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the legislator's mind. The process is, indeed, that at times , but it is often something more. The ascertainment of intention may be the least of a judge's troubles in ascribing meaning to a statute. "The fact is," says Gray in his lectures on the "Nature and Sources of the Law,"3 "that the difficulties of so-called interpretation arise when the legislature has had no meaning at all; when the question which is raised on the statute never occurred to it; when what the judges have to do is, not to determine what the legislature did mean on a point which was present to its mind, but to guess what it would have intended on a point not present to its mind, if the point had been present."4 So Brütt:5 "One weighty task of the system of the application of law consists then in this, to make more profound the discovery of the latent meaning of positive law. Much more important, however, is the second task which the system serves, namely
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the filling of the gaps which are found in every positive law in greater or less measure." You may call this process legislation, if you will. In any event, no system of jus scriptum has been able to escape the need of it. Today a great school of continental jurists is pleading for a still wider freedom of adaptation and construction. The statute, they say, is often fragmentary and ill-considered and unjust. The judge as the interpreter for the community of its sense of law and order must supply omissions, correct uncertainties, and harmonize results with justice through a method of free decisionó"libre recherche scientifique." That is the view of Gény and Ehrlich and Gmelin and others.6 Courts are to "search for light among the social elements of every kind that are the living force behind the facts they deal with."7 The power thus put in their hands is great, and subject, like all power, to abuse; but we are not to flinch from granting it. In the long run "there is no guaranty of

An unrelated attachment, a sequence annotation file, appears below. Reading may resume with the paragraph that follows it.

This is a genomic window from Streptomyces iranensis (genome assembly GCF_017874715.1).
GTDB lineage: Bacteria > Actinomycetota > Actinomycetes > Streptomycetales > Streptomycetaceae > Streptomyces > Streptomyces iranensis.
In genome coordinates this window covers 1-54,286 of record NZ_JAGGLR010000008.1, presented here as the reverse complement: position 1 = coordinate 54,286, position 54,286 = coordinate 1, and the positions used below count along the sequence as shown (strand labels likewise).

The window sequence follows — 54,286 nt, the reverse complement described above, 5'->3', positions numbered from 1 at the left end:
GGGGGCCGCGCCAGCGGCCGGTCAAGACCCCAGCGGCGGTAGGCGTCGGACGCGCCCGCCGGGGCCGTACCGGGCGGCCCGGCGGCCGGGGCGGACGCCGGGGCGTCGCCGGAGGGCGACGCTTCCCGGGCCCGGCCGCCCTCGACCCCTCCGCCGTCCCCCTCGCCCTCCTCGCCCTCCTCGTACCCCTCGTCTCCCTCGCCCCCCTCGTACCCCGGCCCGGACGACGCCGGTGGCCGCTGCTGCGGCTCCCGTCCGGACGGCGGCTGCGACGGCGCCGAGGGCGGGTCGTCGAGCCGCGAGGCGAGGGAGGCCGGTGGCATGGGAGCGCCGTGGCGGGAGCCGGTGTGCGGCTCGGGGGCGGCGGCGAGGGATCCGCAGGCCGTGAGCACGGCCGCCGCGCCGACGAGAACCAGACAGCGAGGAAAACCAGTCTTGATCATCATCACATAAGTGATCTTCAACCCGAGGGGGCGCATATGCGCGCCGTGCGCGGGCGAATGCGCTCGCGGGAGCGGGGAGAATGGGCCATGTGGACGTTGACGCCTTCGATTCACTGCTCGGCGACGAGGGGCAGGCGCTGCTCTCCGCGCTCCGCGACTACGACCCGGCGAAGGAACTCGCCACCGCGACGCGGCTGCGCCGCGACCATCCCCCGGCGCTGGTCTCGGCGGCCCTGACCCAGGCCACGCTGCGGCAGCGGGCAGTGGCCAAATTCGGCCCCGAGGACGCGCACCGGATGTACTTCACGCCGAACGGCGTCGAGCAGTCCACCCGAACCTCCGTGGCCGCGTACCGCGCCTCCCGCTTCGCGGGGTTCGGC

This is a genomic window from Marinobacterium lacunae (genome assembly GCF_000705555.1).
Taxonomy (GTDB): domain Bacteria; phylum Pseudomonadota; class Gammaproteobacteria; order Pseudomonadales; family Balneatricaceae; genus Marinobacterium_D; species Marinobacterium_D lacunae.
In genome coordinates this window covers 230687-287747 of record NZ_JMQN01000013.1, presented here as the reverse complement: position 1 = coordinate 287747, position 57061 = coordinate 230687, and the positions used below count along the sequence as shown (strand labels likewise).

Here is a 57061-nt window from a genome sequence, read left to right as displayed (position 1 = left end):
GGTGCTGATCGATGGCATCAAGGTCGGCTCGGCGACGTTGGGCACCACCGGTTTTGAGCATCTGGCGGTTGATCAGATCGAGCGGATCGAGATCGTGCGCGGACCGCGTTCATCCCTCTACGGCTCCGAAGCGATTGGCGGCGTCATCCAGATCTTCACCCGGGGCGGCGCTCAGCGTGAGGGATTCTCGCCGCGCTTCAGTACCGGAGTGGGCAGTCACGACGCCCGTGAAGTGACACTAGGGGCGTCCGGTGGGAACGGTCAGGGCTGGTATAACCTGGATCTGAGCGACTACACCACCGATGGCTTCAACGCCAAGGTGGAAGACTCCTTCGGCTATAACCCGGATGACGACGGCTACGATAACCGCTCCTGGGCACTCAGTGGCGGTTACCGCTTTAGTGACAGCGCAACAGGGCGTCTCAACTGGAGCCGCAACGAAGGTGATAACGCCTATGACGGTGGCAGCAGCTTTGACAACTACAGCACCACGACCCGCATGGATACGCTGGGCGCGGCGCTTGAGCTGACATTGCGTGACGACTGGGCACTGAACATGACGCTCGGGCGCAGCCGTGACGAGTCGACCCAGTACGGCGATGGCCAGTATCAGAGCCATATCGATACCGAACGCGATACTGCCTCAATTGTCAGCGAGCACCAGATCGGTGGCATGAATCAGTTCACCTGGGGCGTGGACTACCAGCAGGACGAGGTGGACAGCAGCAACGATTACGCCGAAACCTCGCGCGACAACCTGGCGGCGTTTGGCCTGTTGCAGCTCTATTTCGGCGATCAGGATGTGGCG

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justice," says Ehrlich,8 "except the personality of the judge."9 The same problems of method, the same contrasts between the letter and the spirit, are living problems in our own land and law. Above all in the field of constitutional law, the method of free decision has become, I think, the dominant one today. The great generalities of the constitution have a content and a significance that vary from age to age. The method of free decision sees through the transitory particulars and reaches what is permanent behind them. Interpretation, thus enlarged, becomes more than the ascertainment of the meaning and intent of lawmakers whose collective will has been declared. It supplements the declaration, and fills the vacant spaces, by the same processes and methods that have built up the customary law. Codes and other statutes may
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threaten the judicial function with repression and disuse and atrophy. The function flourishes and persists by virtue of the human need to which it steadfastly responds. Justinian's prohibition of any commentary on the product of his codifiers is remembered only for its futility.10